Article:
In the broadest sense of the phrase, garden statues can be any man-made element that adds to the "look" of the garden, even things like bird feeders and bird houses. In another sense, garden statues are figural constructs used to ornament the garden. No matter which definition you choose, there are three important things to remember when choosing garden ornaments:
- The statue or ornament will draw the eyes of visitors, so placement is important.
- Don't use too many ornaments. It is easy to create a sense of clutter instead of beauty.
- Only use garden statues that you really love! You can use them to enhance the mood of your garden with anything from whimsy to Classical elegance to Zen serenity, but they should always reflect your individual taste.
History of Garden Statues
Garden statuary has been used for millennia. In Ancient Egypt, temples and temple gardens were ornamented with statues of the gods. In Greece, statues were placed in sacred groves. The Romans copied many of these for use as garden ornaments. The Venus de' Medici, for example, is believed to be a first century BC marble copy of a fourth century BC bronze. This approach dominated western gardens through the renaissance and into the twentieth century. Abstract art has also been used in the garden. Henry Moore's sculptures at Perry Green are an excellent example.
A wide variety of materials are available today for use in the garden, from traditional stones and metals to polymers. Your choice of material will depend partly on the intended use, partly on the mood you wish to create, and partly on cost.
Stone is the most traditional material for statuary. It is very long-lasting and retains detail well. Stone carving is real artwork and prices are correspondingly high.
Sandstone is made of sand fragments in a matrix of silt or clay, and it takes on the colors of those elements. It is easily worked, but the details will erode more quickly than other stone. York Stone, beautiful sandstone from Yorkshire that ages to the color of dark honey, is famous for use as paving stones.
Granite is an extremely hard stone with a crystalline texture that is found in a wide range of colors. It can be finished with a rough texture or a smooth, glass-like surface.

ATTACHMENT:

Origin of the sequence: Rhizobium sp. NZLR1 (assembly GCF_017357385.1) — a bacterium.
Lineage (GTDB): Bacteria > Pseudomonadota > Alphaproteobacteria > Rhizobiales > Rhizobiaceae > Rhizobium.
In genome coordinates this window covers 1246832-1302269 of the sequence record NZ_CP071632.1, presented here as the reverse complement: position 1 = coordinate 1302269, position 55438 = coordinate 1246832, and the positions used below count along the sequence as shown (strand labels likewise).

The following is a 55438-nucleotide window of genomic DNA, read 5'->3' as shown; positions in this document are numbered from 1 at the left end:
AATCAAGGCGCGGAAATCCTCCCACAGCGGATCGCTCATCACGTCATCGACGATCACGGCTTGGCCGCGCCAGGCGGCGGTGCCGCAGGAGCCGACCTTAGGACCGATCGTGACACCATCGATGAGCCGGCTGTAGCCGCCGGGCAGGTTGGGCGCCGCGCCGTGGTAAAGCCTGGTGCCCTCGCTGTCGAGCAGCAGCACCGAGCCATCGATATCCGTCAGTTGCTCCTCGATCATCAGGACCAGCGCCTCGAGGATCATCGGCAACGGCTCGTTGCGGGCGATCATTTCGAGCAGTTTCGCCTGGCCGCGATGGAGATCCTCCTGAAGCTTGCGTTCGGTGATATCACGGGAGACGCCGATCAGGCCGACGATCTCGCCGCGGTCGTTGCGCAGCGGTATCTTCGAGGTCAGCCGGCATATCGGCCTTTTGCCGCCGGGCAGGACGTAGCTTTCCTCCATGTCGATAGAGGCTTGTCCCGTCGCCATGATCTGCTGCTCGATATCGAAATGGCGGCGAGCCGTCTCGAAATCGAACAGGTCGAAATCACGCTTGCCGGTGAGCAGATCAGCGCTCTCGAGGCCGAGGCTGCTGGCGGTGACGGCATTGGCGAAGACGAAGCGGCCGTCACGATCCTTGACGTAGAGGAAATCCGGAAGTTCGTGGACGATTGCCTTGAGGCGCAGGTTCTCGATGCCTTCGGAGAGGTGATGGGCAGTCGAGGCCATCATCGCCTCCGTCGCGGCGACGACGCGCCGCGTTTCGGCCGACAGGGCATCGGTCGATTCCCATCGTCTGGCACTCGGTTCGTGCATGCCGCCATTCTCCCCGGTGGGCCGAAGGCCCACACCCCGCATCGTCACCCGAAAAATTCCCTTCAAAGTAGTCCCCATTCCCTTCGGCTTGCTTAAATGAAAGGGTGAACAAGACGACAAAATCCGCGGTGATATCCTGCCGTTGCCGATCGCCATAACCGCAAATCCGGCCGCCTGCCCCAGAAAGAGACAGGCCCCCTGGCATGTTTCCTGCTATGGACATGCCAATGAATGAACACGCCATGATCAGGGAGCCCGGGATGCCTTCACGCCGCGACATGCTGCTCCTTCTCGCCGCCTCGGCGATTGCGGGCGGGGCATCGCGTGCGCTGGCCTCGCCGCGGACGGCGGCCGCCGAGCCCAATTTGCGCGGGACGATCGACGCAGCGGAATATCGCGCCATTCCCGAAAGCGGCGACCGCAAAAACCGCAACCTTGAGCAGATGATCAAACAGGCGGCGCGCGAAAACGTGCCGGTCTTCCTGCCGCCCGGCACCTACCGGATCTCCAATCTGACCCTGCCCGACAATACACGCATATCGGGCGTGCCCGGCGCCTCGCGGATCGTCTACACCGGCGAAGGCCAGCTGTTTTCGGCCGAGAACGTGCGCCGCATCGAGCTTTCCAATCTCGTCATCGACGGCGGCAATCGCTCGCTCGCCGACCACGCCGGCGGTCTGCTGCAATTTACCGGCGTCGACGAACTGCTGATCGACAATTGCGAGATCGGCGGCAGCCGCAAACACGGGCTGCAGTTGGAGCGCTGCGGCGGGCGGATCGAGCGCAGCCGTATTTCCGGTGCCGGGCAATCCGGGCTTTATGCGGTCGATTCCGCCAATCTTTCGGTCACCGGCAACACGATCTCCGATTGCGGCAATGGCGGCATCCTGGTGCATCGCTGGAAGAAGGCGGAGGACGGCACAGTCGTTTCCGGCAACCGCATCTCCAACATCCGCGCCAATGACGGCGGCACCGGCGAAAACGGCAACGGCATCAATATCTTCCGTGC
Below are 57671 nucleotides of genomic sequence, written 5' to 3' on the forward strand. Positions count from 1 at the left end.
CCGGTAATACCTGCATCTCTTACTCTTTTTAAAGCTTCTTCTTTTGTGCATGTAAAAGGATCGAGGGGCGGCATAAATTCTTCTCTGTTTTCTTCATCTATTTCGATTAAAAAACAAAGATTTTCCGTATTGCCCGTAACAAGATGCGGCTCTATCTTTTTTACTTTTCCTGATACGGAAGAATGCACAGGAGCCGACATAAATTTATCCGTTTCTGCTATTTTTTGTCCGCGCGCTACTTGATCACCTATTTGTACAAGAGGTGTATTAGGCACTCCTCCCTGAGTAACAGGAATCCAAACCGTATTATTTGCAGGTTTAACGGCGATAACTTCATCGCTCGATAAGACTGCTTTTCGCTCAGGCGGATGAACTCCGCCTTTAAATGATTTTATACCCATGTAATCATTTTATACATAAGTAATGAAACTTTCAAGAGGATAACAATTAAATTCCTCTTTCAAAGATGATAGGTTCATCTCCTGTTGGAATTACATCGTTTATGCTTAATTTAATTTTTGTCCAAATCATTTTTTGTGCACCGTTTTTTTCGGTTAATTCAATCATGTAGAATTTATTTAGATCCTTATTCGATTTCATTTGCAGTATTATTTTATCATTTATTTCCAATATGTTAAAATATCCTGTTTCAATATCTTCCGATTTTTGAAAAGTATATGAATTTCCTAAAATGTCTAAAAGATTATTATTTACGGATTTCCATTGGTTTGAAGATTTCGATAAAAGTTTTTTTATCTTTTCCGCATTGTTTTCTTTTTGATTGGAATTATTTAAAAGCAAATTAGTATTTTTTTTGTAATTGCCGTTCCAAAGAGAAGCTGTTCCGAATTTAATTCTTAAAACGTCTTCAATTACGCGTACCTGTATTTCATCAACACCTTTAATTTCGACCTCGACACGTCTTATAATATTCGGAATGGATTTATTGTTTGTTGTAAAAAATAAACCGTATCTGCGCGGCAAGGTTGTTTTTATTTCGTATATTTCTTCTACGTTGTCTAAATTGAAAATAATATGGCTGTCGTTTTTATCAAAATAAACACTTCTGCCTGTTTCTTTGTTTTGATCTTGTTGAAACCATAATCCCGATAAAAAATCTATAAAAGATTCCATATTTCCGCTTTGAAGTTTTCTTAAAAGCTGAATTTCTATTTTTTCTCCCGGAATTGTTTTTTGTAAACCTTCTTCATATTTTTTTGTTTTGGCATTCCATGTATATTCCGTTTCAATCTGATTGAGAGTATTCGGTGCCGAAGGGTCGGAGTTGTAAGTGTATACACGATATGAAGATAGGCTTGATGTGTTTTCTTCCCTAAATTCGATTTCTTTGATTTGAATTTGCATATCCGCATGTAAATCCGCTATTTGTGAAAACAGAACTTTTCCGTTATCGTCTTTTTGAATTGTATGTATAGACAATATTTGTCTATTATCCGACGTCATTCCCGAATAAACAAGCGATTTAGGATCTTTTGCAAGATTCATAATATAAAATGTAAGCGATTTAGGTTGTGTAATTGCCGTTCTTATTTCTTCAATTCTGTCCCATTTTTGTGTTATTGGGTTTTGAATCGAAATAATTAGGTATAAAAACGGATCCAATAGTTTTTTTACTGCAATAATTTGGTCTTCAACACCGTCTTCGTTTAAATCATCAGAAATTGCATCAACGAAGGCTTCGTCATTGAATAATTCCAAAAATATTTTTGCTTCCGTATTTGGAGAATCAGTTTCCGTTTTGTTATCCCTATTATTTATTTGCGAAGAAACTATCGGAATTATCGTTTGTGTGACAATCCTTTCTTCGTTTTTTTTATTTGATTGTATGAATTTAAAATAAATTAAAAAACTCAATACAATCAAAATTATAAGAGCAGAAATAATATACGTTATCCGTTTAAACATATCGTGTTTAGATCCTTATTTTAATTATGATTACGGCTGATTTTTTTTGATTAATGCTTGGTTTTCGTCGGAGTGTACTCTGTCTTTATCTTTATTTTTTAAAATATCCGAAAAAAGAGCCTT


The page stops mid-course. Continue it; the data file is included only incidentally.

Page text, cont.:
Many people can't tell the difference between cast stone and real stone at first glance. It is made by crushing and grinding the natural stone and then re-bonding it. Usually the crushed stone is re-bonded in a mold using either cement mortar or a resin binder. The finished garden statue will look like carved marble, granite, sandstone, or limestone. Cast stone, like real stone, will develop a patina over time.
Cast concrete is a popular material for garden statuary. It is not as durable as stone or cast stone, and it does not show detail as well. It is, however, much cheaper! Concrete can be dyed to imitate a variety of stones.
Iron and Steel
Wrought iron is a favorite metal for abstract garden sculpture and a traditional material for decorative gates, fences, and so on. It is strong and durable, and can be painted or allowed to rust. Steel and aluminum are also used for making garden ornaments.
Copper is a malleable material suitable for many kinds of statuary. It is resistant to corrosion and develops a beautiful patina. The color of the patina will vary depending on the acidity of the air or water to which it is exposed. A lovely greenish color, called verdigris, is most common.
Bronze is an alloy of copper and tin. It is a traditional material for casting garden statues of the human form. It is a rich golden brown when freshly cast and develops a patina over time. It is an extremely durable material; the oldest Egyptian bronzes date from about 3700 BC.
Lead is a soft, heavy, durable material. It can be molded with great detail, which has led to extensive use in garden statues since Roman times. It develops a silver-grey to lead-grey patina over time.
Terracotta has been used for garden pots and tiles, and sometimes for garden statues, since ancient times. It is made of clay that has been shaped and fired at a low temperature to create that warm, rich color. Terracotta is relatively fragile and is not frost proof.
Fired and glazed clay was traditionally used for tiles in the garden. Modern artists are beginning to use it for various kind of ornament. The range and blending of colors makes it particularly appealing in the garden.
Glass glistens, shines, reflects, and sparkles. The play of light has made gazing balls very popular in the garden, along with other glass ornaments. They are fragile and must be placed carefully.